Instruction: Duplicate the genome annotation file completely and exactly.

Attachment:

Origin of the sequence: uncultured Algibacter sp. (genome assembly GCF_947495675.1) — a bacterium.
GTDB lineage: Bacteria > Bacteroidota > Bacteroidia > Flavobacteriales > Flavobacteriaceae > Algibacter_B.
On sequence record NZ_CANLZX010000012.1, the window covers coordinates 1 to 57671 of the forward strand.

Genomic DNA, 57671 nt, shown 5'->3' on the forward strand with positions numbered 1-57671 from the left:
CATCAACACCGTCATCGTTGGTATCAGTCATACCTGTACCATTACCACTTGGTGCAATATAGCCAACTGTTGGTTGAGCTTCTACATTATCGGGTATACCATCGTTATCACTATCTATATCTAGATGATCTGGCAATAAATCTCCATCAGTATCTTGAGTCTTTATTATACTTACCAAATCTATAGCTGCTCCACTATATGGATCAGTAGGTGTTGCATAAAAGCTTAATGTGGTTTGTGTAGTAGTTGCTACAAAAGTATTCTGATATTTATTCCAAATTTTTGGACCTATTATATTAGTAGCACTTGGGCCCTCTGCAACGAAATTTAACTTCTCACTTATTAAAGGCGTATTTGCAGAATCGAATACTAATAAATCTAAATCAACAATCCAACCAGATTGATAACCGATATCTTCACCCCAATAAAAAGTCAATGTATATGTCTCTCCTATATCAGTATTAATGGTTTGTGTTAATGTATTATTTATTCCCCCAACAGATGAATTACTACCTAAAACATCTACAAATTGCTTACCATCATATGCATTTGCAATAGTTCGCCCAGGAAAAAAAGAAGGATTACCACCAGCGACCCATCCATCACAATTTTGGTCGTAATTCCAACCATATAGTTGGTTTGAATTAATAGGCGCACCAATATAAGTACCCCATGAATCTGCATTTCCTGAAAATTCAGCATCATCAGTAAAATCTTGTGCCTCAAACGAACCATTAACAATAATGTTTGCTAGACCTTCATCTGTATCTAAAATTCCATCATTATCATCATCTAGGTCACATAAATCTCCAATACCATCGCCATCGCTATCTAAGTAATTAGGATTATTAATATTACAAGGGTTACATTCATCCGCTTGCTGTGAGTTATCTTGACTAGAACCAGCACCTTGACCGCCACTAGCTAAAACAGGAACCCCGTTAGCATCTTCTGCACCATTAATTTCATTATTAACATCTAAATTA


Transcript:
Origin of the sequence: uncultured Algibacter sp. (genome assembly GCF_947495675.1) — a bacterium.
GTDB lineage: Bacteria > Bacteroidota > Bacteroidia > Flavobacteriales > Flavobacteriaceae > Algibacter_B.
On sequence record NZ_CANLZX010000012.1, the window covers coordinates 1 to 57671 of the forward strand.

Genomic DNA, 57671 nt, shown 5'->3' on the forward strand with positions numbered 1-57671 from the left:
CATCAACACCGTCATCGTTGGTATCAGTCATACCTGTACCATTACCACTTGGTGCAATATAGCCAACTGTTGGTTGAGCTTCTACATTATCGGGTATACCATCGTTATCACTATCTATATCTAGATGATCTGGCAATAAATCTCCATCAGTATCTTGAGTCTTTATTATACTTACCAAATCTATAGCTGCTCCACTATATGGATCAGTAGGTGTTGCATAAAAGCTTAATGTGGTTTGTGTAGTAGTTGCTACAAAAGTATTCTGATATTTATTCCAAATTTTTGGACCTATTATATTAGTAGCACTTGGGCCCTCTGCAACGAAATTTAACTTCTCACTTATTAAAGGCGTATTTGCAGAATCGAATACTAATAAATCTAAATCAACAATCCAACCAGATTGATAACCGATATCTTCACCCCAATAAAAAGTCAATGTATATGTCTCTCCTATATCAGTATTAATGGTTTGTGTTAATGTATTATTTATTCCCCCAACAGATGAATTACTACCTAAAACATCTACAAATTGCTTACCATCATATGCATTTGCAATAGTTCGCCCAGGAAAAAAAGAAGGATTACCACCAGCGACCCATCCATCACAATTTTGGTCGTAATTCCAACCATATAGTTGGTTTGAATTAATAGGCGCACCAATATAAGTACCCCATGAATCTGCATTTCCTGAAAATTCAGCATCATCAGTAAAATCTTGTGCCTCAAACGAACCATTAACAATAATGTTTGCTAGACCTTCATCTGTATCTAAAATTCCATCATTATCATCATCTAGGTCACATAAATCTCCAATACCATCGCCATCGCTATCTAAGTAATTAGGATTATTAATATTACAAGGGTTACATTCATCCGCTTGCTGTGAGTTATCTTGACTAGAACCAGCACCTTGACCGCCACTAGCTAAAACAGGAACCCCGTTAGCATCTTCTGCACCATTAATTTCATTATTAACATCTAAATTA